So now the question must be raised: why is the government paying £6 million per day for such dilapidated accommodation? And for reference, if we divide the £6 million by the 51,000 asylum seekers, we arrive at around £117 per day for each asylum seeker’s hotel accommodation. The average price of a stay in a hotel room in the UK per day (according to an analysis of nearly 13,000 hotels) is £89.03 and the median price is £83.51 [15]. This reveals that the price that the government is paying for the shoddy accommodation offered to asylum seekers is higher than an average British hotel room, and bearing in mind the fact that asylum seekers are often crammed with multiple occupants per room the price the government is paying per room is likely more than double the national average!

The answer to the question about the reason for this exorbitant price charged to the taxpayer lies in the fact that the money is not paid to the asylum seekers directly themselves each day for them to seek hotel accommodation on their own, but directly to specific hotels they have deals with, which are private enterprises. The government guarantees this £6 million daily revenue of taxpayer money for the owners of the hotels, and the hotel doesn’t have to provide the same service it does to paying customers. For example, the firm Mitie has a contract worth £627 million for housing asylum seekers, Clearsprings have been awarded contracts worth £996 million since 2010, Mears has won three 10-year asylum accommodation contracts worth £1.15 billion and the largest is Serco, which has received £2.18 billion [16].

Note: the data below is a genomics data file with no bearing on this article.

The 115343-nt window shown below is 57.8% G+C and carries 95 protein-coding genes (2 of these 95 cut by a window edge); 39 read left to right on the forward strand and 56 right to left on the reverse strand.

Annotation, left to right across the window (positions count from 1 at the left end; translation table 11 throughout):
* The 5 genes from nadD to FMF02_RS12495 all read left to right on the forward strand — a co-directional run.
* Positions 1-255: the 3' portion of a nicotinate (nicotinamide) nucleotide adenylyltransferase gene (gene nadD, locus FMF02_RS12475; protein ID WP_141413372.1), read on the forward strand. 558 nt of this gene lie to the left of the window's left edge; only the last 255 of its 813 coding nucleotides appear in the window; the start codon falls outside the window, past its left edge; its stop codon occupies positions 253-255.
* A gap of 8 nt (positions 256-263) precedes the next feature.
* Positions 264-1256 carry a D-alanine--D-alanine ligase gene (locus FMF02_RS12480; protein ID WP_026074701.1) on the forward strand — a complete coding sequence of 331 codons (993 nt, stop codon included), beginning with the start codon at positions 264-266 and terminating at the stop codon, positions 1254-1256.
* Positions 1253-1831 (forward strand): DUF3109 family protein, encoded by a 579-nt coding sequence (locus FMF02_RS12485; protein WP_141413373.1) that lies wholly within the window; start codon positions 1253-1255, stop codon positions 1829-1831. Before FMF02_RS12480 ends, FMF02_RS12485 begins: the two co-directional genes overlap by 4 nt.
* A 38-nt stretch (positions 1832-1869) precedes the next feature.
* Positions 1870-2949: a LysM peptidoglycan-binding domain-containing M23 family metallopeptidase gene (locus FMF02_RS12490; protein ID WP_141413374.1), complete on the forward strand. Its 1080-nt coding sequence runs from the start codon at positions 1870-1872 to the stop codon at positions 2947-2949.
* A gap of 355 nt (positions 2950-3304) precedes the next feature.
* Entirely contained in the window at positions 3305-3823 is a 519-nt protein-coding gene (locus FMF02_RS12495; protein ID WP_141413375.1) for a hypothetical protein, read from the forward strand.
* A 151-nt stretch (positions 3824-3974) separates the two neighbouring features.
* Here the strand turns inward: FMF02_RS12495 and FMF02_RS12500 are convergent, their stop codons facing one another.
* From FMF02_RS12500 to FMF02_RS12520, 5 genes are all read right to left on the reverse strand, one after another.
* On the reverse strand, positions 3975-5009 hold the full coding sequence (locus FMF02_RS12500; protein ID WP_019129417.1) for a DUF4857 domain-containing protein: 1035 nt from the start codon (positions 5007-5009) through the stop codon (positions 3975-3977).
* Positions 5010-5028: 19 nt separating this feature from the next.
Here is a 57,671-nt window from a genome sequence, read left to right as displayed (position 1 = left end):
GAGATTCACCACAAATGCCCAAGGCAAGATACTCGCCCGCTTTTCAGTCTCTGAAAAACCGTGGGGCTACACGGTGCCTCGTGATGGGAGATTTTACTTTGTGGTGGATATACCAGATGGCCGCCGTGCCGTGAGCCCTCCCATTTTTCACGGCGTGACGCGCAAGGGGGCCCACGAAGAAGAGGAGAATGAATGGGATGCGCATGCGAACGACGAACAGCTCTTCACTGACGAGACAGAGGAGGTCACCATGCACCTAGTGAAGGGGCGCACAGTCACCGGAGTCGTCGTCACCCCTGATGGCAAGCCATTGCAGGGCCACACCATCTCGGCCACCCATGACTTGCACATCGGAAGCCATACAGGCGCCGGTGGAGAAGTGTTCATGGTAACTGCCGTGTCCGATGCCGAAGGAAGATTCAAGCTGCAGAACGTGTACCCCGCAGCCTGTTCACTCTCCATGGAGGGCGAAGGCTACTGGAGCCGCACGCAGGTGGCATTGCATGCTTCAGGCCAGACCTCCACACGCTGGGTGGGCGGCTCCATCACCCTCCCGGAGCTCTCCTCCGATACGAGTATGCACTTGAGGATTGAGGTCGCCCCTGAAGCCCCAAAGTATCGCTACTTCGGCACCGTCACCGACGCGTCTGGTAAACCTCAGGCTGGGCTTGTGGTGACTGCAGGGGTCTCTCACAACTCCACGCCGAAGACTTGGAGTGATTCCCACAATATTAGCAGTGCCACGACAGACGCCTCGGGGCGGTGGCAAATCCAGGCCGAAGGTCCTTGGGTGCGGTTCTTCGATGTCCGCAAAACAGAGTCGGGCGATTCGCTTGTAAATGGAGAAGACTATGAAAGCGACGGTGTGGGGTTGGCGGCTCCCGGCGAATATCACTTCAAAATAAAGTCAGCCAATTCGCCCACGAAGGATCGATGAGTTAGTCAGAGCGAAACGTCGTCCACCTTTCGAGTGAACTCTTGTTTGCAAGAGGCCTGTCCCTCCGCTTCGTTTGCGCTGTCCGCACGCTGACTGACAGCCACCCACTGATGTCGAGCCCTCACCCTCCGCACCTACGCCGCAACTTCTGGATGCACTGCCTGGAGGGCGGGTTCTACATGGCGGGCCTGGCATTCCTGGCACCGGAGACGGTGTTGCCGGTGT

And government MPs (who are often capitalists themselves) often take money-spinning advisory board roles for these companies specifically and monopolies in general – often at the same time that they are performing their government role. For example, conservative MP Crispin Blunt earns £117 an hour on the board of Belvedere Hotels Limited, which is involved in accommodating asylum seekers in 50 hotels across the South of England [17]. The hotels can easily (and have) cut corners on safety, comfort, quality etc. for the asylum seeker occupants as they are guaranteed their income by the capitalist state. This thesis is further evidenced by the fact that this arrangement was initially “temporarily” enacted during the pandemic when the hospitality industry was struggling and was bailed out by the government, and has since ballooned as the government and hotel industry capitalists reap dividends on this mutually beneficial and very lucrative scheme.